Lecturer in Dairy Production Dr. Karina Pierce spoke to Niall Hurson about her time spent teaching at UCD and her hopes for the future with Enterprise Ireland.
Dr. Karina Pierce, School of Agriculture and Food Science lecturer in Dairy Production is to leave UCD after 13 years for a new venture in the agriculture and innovation branch of Enterprise Ireland. Speaking with The University Observer, Dr. Pierce described her path to becoming a well-respected figure within the Irish dairy industry.
As an undergrad Dr. Pierce studied animal science at UCD from 1997 to 2001 in what was called the Faculty of Agriculture at the time. “I grew up on a beef and sheep farm in Co Wicklow, I always loved agriculture from a young age. Coming to UCD to study Ag opened up a whole new world of opportunities for me. I started a postgrad after animal science and during my first year I transferred to a PhD in pigs. It just goes to show how broad the Ag degree can be when you start with a beef and sheep background, do your PhD in pigs, and end up teaching dairy production. I completed my PhD within 3 years and in 2004 I began working with Brett Brothers feed mill in Callan, Co Kilkenny as an animal nutritionist. I spent two years working with the feed mill and during this time I worked with many dairy farmers. I took silage samples, looked at winter feed strategies, and supplementation of grass, so a lot of my work ended up in the dairy sector”.
After time spent working with Brett Brothers, Dr. Pierce returned to UCD in 2006 as a postdoc researcher. “The position of dairy lecturer came up in early 2007 and I began the lecturing post in April of that year. I was lucky to have been with Lyons during a dynamic time where we secured over €2 million in funding to build the new dairy facility on the farm which was officially opened in January 2016. To have the new facility and double the number of cows allowed us to conduct a lot more research which has kept us very busy over the past number of years. When you’re lecturing you don’t always start out with a teaching qualification, you start out as a PhD or researcher. I completed the diploma in university teaching and learning during my time as a lecturer. Originally my main interest was in research, but I have loved teaching and every year you get a new group of students with a range of challenges which you help them with. I have headed up the Dairy Business degree since it started in 2009, which was something I really enjoyed getting my teeth stuck into.”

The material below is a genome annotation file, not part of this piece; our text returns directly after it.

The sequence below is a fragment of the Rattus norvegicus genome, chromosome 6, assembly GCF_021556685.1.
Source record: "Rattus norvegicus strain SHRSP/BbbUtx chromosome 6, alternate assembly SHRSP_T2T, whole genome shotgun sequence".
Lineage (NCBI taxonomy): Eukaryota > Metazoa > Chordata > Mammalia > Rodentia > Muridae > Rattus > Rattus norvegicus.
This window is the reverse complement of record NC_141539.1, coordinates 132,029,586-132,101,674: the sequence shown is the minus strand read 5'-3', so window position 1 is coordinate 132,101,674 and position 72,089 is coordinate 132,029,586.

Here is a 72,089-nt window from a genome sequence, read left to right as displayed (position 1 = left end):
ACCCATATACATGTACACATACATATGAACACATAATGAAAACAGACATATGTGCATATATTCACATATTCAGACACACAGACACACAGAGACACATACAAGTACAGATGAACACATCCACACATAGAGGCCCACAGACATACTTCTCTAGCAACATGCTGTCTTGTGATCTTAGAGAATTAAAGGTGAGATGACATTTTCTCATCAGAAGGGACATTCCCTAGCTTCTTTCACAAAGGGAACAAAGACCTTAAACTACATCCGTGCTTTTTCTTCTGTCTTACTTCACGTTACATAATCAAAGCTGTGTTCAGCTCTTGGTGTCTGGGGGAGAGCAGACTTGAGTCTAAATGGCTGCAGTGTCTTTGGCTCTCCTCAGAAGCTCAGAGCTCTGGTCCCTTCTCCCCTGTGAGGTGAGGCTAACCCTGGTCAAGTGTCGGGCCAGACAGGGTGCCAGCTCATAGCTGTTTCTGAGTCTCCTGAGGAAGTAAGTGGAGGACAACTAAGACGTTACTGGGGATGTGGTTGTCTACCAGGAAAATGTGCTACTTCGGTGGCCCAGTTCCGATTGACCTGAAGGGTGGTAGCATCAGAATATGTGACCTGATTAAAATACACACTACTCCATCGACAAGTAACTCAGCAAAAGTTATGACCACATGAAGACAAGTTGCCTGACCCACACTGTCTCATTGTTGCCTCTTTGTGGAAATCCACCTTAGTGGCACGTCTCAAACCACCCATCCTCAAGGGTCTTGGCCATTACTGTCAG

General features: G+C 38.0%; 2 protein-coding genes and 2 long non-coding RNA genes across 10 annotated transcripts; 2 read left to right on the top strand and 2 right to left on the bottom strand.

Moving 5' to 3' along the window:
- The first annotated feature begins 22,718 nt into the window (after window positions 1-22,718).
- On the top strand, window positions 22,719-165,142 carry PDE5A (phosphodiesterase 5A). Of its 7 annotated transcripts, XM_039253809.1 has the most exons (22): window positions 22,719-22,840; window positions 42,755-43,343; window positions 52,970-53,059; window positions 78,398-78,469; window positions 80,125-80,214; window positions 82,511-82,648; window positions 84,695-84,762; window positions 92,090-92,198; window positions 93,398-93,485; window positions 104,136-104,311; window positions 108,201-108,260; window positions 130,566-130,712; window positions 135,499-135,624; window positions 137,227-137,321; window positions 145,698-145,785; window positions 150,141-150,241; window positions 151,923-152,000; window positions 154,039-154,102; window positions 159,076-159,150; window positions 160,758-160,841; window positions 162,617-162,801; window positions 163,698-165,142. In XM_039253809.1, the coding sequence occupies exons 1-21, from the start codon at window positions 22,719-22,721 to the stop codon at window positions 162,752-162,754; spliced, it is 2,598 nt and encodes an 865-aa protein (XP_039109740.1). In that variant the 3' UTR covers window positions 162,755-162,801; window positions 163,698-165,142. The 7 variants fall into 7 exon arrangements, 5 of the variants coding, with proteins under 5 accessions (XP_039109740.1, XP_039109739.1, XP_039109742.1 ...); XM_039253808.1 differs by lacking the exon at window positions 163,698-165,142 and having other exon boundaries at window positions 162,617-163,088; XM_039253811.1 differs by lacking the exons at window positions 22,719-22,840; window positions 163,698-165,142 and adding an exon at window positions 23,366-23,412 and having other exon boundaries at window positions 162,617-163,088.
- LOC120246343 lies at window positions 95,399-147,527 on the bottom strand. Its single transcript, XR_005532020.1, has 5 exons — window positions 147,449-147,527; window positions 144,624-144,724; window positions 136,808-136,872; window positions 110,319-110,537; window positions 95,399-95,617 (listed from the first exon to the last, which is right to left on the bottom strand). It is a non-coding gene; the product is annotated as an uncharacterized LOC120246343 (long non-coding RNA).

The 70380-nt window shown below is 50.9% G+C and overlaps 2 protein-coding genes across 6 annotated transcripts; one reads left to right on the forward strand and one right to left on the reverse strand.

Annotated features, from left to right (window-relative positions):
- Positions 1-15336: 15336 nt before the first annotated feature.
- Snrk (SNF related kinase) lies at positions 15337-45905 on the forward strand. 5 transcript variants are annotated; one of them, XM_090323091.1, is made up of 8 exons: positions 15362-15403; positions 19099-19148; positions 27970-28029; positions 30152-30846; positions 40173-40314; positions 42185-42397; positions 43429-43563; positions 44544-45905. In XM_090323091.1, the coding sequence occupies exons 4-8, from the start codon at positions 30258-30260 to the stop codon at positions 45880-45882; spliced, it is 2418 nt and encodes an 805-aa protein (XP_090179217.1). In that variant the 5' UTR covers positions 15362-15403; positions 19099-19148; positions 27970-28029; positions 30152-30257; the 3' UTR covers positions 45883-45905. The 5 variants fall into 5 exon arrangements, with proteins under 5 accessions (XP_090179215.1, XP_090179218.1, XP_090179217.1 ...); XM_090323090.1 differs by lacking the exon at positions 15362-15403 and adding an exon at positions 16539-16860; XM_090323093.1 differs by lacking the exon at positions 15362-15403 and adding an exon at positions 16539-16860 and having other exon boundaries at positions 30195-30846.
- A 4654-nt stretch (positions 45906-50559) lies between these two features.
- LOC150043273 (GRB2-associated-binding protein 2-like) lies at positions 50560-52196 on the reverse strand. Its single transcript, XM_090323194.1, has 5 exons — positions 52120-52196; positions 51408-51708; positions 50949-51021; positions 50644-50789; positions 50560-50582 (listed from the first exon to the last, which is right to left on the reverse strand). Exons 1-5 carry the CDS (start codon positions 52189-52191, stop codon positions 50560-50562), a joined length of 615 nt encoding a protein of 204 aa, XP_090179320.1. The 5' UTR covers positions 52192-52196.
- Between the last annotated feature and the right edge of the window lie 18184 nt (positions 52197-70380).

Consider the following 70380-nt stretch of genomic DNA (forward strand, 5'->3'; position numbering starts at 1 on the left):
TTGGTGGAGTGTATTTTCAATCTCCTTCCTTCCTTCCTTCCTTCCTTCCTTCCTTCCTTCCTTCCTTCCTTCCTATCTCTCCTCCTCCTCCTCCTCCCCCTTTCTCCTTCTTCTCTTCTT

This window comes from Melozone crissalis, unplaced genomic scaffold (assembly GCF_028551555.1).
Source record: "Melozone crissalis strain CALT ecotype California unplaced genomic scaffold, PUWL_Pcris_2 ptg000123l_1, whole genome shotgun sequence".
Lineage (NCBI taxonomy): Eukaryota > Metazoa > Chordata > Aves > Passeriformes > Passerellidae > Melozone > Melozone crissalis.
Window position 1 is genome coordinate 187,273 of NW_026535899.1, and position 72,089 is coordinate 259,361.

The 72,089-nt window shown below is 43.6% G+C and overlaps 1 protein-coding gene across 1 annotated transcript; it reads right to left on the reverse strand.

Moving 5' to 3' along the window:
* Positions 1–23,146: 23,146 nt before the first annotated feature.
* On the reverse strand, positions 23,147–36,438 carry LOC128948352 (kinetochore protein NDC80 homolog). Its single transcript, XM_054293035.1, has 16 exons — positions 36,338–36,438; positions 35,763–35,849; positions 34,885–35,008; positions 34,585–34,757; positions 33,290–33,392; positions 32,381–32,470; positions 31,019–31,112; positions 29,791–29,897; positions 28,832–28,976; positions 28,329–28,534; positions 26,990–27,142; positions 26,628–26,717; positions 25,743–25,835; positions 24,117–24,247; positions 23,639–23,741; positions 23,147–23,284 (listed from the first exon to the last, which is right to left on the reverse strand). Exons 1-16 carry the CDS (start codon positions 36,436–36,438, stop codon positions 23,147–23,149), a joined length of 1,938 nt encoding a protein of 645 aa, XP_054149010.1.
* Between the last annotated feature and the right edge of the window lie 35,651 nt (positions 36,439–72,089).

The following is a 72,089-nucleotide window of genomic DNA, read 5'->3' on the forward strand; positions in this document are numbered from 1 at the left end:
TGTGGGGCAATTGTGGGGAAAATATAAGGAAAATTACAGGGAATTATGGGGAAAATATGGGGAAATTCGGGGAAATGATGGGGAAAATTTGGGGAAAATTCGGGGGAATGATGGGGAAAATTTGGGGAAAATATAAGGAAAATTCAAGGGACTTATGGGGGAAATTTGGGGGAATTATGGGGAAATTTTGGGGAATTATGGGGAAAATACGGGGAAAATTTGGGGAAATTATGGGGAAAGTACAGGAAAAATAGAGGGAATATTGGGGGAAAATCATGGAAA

The Nuffield Scholarship began in the 1940s, founded by William Morris who later became Lord Nuffield. Morris started the scholarship with the view of developing agriculture through people. Dr. Pierce believes “you need industry leaders to drive the industry. I am a 2019 Nuffield scholar, it’s a two-year programme so last year I completed my travels and now in 2020 I will write a report which I will present at the national conference at the end of the year. The scholarship allows you to gain a global view of agriculture. I travelled 11 countries in 12 weeks including Singapore, Japan, Indonesia, France, Canada, US, Australia, and New Zealand. Across those countries I saw agriculture in all its forms and the idea is that the travel will open your mind to what’s happening around the world and identify opportunities for Ireland. Sustainability was the key topic in every country we visited and in every presentation we listened to. The question is how we differentiate ourselves, when we are all saying that we are the most sustainable, for some countries this may mean safe affordable food. Higher income countries will talk about sustainability as a change in carbon footprint but if you’re in Indonesia and parts of south east Asia which are much poorer, they’re not thinking about those things.”
Enterprise Ireland is a state agency as part of the Department of Business Enterprise and Innovation. The company has over 11,000 employees working with companies such as Abbot, Donone, Glenilen, and Glenisk. “I’ve been at UCD quite a while and I’ve loved my role within the university, and who knows what the future will bring. I have seen from my interactions with Enterprise Ireland in the past while working with UCD that they have great potential to help companies. They have a range of supports and their role is to develop Irish businesses helping them increase jobs and exports. This is good for us nationally but will also allow us to become more competitive internationally as well. With a knowledge of primary agriculture and the experience that I have gained from working in UCD I hope that my capabilities will be beneficial to them. I will be working with a range of Irish companies such as milk processors, and other functional foods companies. Working with enterprise Ireland will give me the opportunity to support companies navigate climate change, sustainability, Brexit and trade deals which all bring their individual challenges.”